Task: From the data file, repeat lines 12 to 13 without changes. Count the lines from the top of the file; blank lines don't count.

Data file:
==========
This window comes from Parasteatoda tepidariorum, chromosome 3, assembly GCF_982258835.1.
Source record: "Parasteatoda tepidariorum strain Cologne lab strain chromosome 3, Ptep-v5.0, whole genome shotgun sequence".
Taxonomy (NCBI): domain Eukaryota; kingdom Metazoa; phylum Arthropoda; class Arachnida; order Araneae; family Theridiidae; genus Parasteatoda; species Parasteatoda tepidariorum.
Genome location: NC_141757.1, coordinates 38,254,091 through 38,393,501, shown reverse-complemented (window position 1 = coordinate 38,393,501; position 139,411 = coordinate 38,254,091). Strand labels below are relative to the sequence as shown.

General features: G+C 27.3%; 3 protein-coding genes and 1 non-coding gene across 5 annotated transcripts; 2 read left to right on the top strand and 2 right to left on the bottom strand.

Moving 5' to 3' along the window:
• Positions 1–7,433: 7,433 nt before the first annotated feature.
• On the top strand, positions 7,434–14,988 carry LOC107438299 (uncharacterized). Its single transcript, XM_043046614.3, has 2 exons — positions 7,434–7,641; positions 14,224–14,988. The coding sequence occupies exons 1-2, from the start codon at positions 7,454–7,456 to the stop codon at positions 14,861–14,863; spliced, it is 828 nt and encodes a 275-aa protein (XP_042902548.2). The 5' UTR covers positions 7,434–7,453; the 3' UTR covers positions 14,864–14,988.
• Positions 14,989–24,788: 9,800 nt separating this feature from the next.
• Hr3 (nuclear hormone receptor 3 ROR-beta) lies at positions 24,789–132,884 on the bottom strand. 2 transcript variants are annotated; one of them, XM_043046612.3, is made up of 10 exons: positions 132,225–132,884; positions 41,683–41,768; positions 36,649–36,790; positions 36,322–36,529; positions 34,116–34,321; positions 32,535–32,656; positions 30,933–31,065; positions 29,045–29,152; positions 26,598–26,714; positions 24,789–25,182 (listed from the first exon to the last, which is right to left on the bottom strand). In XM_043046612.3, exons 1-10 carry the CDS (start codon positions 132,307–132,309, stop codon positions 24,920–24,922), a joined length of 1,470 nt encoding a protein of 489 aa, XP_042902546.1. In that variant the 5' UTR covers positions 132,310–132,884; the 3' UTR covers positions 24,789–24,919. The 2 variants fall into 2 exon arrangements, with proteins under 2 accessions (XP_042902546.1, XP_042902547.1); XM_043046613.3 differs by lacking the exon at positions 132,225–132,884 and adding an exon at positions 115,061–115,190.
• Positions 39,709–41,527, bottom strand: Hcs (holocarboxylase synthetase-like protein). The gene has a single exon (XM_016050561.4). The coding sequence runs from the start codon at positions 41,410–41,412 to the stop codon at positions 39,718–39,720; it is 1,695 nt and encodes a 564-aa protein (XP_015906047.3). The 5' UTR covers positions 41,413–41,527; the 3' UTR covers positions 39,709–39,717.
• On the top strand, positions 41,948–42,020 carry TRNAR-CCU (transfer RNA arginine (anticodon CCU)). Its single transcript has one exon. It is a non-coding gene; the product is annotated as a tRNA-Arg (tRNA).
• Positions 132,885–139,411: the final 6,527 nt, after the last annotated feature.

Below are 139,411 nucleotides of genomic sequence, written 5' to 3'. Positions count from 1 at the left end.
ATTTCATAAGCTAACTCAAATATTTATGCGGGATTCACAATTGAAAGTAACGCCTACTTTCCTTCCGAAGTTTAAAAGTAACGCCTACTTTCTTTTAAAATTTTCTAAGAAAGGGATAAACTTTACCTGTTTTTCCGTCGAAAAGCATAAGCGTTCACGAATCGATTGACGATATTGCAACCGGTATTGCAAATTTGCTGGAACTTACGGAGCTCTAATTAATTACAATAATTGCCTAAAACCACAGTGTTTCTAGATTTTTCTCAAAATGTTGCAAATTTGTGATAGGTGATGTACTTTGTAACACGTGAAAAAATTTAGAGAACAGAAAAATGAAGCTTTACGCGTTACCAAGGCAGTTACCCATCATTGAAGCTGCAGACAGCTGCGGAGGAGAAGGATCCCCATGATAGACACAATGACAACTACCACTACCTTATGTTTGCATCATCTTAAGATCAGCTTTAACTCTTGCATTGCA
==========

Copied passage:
• On the top strand, positions 41,948–42,020 carry TRNAR-CCU (transfer RNA arginine (anticodon CCU)). Its single transcript has one exon. It is a non-coding gene; the product is annotated as a tRNA-Arg (tRNA).
• Positions 132,885–139,411: the final 6,527 nt, after the last annotated feature.